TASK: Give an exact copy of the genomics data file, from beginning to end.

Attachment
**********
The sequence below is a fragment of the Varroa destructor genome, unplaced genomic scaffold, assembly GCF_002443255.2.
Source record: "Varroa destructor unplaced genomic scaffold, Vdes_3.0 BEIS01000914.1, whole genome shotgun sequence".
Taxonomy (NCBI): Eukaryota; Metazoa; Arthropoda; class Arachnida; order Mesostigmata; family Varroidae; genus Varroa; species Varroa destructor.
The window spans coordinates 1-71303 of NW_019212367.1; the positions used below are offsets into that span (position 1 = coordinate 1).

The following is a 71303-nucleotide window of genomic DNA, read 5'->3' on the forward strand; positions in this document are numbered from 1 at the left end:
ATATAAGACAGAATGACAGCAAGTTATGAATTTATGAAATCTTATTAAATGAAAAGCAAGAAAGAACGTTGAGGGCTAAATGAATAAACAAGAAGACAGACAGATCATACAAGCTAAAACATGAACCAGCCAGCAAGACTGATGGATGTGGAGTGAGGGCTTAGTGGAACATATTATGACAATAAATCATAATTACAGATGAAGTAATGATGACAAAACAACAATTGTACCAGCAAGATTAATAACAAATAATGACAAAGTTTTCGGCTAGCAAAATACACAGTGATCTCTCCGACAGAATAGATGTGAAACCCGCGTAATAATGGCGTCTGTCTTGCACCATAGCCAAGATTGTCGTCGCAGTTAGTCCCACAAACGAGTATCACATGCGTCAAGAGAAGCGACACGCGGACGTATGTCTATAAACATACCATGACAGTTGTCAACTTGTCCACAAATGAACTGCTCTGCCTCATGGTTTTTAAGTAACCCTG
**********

The sequence below is a fragment of the Varroa destructor genome, unplaced genomic scaffold, assembly GCF_002443255.2.
Source record: "Varroa destructor unplaced genomic scaffold, Vdes_3.0 BEIS01000914.1, whole genome shotgun sequence".
Taxonomy (NCBI): Eukaryota; Metazoa; Arthropoda; class Arachnida; order Mesostigmata; family Varroidae; genus Varroa; species Varroa destructor.
The window spans coordinates 1-71303 of NW_019212367.1; the positions used below are offsets into that span (position 1 = coordinate 1).

The following is a 71303-nucleotide window of genomic DNA, read 5'->3' on the forward strand; positions in this document are numbered from 1 at the left end:
ATATAAGACAGAATGACAGCAAGTTATGAATTTATGAAATCTTATTAAATGAAAAGCAAGAAAGAACGTTGAGGGCTAAATGAATAAACAAGAAGACAGACAGATCATACAAGCTAAAACATGAACCAGCCAGCAAGACTGATGGATGTGGAGTGAGGGCTTAGTGGAACATATTATGACAATAAATCATAATTACAGATGAAGTAATGATGACAAAACAACAATTGTACCAGCAAGATTAATAACAAATAATGACAAAGTTTTCGGCTAGCAAAATACACAGTGATCTCTCCGACAGAATAGATGTGAAACCCGCGTAATAATGGCGTCTGTCTTGCACCATAGCCAAGATTGTCGTCGCAGTTAGTCCCACAAACGAGTATCACATGCGTCAAGAGAAGCGACACGCGGACGTATGTCTATAAACATACCATGACAGTTGTCAACTTGTCCACAAATGAACTGCTCTGCCTCATGGTTTTTAAGTAACCCTG